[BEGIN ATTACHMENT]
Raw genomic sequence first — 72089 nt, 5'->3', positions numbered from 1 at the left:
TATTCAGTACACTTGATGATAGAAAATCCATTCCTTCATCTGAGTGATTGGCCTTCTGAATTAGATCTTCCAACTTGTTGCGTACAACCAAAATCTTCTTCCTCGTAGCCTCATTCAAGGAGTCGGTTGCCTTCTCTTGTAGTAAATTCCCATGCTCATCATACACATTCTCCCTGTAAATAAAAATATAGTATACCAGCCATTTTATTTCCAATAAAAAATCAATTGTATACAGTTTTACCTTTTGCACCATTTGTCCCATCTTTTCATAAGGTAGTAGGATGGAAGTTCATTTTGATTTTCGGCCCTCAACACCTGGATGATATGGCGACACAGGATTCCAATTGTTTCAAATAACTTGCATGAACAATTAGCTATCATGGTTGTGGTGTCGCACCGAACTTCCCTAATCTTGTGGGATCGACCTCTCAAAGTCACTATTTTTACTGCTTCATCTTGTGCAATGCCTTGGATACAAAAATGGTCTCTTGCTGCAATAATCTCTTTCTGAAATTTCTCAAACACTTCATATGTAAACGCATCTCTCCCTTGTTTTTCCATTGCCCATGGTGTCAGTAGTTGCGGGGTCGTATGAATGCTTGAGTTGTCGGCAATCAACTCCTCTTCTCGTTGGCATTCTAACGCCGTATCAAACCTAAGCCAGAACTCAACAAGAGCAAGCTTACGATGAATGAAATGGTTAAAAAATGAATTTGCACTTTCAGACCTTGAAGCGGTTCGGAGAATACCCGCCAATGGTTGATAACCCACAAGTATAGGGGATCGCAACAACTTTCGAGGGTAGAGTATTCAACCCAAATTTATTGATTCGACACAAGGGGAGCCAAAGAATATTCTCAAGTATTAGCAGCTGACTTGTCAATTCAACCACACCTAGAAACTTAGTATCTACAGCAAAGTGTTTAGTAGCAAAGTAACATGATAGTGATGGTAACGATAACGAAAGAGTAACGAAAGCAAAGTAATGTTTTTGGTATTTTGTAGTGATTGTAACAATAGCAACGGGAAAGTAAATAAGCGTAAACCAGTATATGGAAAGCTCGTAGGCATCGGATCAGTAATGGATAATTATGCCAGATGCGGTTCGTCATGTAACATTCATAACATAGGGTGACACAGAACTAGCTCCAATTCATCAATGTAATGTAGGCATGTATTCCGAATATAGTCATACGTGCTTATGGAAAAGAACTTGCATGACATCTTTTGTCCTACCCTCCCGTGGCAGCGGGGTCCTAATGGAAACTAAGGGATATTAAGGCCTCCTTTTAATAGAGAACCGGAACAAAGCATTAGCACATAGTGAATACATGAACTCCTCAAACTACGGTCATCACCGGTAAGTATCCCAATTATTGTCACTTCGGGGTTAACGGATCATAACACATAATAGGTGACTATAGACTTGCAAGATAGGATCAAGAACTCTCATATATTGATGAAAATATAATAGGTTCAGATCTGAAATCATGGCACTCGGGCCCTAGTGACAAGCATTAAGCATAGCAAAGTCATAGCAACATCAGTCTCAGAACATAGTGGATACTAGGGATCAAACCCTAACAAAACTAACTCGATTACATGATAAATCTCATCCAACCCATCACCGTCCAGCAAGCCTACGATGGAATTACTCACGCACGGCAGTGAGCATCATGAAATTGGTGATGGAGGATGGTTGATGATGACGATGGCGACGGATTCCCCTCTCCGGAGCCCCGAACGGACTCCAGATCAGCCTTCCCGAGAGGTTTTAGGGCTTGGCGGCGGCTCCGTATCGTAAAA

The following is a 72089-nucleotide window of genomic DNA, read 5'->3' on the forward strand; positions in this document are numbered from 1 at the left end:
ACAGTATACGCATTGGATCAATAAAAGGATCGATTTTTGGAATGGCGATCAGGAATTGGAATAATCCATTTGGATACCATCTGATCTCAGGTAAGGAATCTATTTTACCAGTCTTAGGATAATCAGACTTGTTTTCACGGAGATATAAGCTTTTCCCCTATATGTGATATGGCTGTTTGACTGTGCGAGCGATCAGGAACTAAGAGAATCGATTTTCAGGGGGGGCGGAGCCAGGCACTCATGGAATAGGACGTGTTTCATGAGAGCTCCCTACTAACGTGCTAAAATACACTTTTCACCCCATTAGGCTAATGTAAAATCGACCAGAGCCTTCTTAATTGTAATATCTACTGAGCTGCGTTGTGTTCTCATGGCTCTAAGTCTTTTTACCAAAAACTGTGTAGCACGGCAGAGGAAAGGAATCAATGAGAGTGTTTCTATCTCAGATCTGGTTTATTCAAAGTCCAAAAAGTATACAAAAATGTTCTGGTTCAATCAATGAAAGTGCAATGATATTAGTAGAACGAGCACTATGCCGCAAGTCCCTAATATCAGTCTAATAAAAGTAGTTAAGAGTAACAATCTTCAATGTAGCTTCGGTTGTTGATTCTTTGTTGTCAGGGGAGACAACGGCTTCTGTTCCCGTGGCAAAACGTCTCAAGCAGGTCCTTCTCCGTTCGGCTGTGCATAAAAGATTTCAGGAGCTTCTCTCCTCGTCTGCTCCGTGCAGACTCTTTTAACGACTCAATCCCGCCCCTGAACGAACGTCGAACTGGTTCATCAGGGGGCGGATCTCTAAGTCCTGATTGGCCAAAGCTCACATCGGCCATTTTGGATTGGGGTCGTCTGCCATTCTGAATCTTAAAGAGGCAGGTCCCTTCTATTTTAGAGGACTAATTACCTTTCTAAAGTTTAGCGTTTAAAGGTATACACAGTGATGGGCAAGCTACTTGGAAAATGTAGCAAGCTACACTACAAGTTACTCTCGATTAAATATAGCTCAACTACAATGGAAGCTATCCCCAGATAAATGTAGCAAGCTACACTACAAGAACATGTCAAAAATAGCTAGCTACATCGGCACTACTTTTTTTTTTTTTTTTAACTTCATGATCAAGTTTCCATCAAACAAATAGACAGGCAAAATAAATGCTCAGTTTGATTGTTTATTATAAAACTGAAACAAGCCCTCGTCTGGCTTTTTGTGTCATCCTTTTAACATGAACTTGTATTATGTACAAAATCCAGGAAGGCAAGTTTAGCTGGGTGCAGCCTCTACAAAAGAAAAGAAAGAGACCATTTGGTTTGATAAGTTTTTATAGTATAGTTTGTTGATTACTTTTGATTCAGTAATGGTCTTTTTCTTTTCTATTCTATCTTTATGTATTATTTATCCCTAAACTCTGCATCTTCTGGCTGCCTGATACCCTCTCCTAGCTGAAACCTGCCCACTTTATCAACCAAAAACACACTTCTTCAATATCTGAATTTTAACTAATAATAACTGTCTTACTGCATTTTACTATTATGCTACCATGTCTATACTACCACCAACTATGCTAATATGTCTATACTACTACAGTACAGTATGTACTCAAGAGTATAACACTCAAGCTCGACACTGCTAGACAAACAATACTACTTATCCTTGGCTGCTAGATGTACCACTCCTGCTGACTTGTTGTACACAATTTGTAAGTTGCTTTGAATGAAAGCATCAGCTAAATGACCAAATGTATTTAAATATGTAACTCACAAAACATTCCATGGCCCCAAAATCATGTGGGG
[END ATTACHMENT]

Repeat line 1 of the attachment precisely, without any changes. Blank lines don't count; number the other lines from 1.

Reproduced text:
Raw genomic sequence first — 72089 nt, 5'->3', positions numbered from 1 at the left: